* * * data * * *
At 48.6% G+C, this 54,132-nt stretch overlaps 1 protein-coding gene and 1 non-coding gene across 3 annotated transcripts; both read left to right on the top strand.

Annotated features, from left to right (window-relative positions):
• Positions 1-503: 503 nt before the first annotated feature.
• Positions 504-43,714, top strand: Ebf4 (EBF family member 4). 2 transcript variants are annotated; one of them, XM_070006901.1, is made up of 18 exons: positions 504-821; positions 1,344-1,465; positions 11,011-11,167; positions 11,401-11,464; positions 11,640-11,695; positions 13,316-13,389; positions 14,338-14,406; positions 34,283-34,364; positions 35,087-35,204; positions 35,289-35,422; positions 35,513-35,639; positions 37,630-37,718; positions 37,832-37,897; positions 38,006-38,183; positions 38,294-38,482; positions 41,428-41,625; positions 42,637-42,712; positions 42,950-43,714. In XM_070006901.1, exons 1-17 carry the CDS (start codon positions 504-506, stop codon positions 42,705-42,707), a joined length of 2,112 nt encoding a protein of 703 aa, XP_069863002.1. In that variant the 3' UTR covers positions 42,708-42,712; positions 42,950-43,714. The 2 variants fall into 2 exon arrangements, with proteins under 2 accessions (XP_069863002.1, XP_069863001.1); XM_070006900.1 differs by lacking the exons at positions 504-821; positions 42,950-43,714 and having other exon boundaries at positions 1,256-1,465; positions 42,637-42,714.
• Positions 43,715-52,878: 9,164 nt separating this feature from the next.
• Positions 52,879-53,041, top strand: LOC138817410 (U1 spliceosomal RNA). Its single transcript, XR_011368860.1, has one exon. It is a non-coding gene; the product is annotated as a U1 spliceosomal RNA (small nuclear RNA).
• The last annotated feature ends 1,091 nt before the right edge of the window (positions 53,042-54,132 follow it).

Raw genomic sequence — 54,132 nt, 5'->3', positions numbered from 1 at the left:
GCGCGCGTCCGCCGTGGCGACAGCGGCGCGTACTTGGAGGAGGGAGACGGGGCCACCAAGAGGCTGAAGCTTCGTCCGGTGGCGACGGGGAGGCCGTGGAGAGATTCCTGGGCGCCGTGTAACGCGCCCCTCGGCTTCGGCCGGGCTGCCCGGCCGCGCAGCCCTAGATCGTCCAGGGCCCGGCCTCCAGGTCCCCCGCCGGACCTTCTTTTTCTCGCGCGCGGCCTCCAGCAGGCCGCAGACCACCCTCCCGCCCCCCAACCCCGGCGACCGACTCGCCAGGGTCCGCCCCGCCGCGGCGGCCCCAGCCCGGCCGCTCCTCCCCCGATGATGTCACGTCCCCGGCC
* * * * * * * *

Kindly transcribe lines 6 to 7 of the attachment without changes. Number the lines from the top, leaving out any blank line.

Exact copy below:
• Positions 52,879-53,041, top strand: LOC138817410 (U1 spliceosomal RNA). Its single transcript, XR_011368860.1, has one exon. It is a non-coding gene; the product is annotated as a U1 spliceosomal RNA (small nuclear RNA).
• The last annotated feature ends 1,091 nt before the right edge of the window (positions 53,042-54,132 follow it).